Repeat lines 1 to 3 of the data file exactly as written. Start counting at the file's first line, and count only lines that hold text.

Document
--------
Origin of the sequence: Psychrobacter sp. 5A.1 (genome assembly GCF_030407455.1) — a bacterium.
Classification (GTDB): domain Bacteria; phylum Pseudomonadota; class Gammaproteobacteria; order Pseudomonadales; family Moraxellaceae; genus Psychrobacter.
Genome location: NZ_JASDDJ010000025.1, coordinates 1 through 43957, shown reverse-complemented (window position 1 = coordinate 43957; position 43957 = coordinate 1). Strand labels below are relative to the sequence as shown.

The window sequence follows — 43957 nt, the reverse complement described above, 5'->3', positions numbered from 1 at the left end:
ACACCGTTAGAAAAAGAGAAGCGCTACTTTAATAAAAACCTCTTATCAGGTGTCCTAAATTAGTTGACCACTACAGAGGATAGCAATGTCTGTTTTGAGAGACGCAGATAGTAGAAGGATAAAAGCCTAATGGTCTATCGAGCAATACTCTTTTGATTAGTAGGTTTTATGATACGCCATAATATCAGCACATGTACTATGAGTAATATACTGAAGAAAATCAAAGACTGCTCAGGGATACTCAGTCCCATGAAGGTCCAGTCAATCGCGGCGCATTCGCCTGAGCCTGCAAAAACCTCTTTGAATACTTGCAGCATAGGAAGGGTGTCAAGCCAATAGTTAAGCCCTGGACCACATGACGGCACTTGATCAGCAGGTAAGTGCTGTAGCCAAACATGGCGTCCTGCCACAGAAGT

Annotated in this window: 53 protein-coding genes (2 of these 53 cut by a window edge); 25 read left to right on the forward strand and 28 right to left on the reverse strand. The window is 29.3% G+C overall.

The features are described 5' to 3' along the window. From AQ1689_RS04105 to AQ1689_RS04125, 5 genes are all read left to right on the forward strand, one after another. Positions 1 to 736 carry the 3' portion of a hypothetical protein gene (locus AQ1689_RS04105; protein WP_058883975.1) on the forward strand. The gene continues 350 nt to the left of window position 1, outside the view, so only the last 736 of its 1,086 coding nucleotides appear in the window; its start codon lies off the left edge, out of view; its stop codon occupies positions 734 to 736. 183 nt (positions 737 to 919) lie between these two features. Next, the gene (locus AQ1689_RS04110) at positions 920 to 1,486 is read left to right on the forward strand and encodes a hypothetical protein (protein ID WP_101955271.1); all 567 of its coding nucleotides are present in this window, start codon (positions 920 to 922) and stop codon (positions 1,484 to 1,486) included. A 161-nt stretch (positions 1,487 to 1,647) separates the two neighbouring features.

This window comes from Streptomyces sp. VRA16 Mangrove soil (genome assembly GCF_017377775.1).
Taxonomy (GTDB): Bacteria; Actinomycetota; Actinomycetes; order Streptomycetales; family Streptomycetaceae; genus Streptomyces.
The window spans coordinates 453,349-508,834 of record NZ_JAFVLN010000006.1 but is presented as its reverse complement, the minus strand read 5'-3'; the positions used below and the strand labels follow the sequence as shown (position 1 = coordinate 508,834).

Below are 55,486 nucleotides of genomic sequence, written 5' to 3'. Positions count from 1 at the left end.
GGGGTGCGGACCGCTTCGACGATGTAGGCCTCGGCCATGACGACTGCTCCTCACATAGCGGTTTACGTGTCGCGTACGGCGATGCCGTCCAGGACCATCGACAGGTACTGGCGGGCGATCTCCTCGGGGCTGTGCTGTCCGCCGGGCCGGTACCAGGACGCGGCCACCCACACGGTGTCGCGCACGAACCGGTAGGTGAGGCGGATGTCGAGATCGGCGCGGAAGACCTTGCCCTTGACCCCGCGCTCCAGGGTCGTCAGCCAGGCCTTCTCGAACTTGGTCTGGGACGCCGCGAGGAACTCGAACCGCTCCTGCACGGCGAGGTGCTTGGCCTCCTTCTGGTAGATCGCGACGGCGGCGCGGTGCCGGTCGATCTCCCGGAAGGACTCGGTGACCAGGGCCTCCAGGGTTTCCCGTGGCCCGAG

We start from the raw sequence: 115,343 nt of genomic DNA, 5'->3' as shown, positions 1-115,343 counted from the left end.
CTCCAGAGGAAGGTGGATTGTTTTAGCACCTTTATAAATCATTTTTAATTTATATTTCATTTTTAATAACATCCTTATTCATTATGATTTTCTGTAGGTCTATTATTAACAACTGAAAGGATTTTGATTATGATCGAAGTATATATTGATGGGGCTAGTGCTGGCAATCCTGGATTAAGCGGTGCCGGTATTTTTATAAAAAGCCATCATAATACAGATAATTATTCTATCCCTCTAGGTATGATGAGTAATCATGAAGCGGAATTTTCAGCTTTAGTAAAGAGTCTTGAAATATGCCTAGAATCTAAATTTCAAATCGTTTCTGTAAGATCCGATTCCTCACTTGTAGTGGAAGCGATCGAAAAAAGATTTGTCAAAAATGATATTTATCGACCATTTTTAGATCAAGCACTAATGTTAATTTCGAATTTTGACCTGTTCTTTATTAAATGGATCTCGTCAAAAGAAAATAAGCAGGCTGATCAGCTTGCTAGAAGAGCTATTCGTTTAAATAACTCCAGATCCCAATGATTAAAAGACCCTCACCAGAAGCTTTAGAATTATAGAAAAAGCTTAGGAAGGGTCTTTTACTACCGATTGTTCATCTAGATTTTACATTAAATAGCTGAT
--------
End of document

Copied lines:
Origin of the sequence: Psychrobacter sp. 5A.1 (genome assembly GCF_030407455.1) — a bacterium.
Classification (GTDB): domain Bacteria; phylum Pseudomonadota; class Gammaproteobacteria; order Pseudomonadales; family Moraxellaceae; genus Psychrobacter.
Genome location: NZ_JASDDJ010000025.1, coordinates 1 through 43957, shown reverse-complemented (window position 1 = coordinate 43957; position 43957 = coordinate 1). Strand labels below are relative to the sequence as shown.